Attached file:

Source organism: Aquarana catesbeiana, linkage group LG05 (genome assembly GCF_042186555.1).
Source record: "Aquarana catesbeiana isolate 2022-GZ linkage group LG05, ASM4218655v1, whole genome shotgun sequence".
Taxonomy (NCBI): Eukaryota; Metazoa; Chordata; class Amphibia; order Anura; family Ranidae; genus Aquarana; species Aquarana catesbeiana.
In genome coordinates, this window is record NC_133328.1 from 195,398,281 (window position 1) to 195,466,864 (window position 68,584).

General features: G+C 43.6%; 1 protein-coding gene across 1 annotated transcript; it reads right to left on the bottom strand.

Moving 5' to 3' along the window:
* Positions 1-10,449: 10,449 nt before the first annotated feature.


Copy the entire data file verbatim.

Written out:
Source organism: Aquarana catesbeiana, linkage group LG05 (genome assembly GCF_042186555.1).
Source record: "Aquarana catesbeiana isolate 2022-GZ linkage group LG05, ASM4218655v1, whole genome shotgun sequence".
Taxonomy (NCBI): Eukaryota; Metazoa; Chordata; class Amphibia; order Anura; family Ranidae; genus Aquarana; species Aquarana catesbeiana.
In genome coordinates, this window is record NC_133328.1 from 195,398,281 (window position 1) to 195,466,864 (window position 68,584).

General features: G+C 43.6%; 1 protein-coding gene across 1 annotated transcript; it reads right to left on the bottom strand.

Moving 5' to 3' along the window:
* Positions 1-10,449: 10,449 nt before the first annotated feature.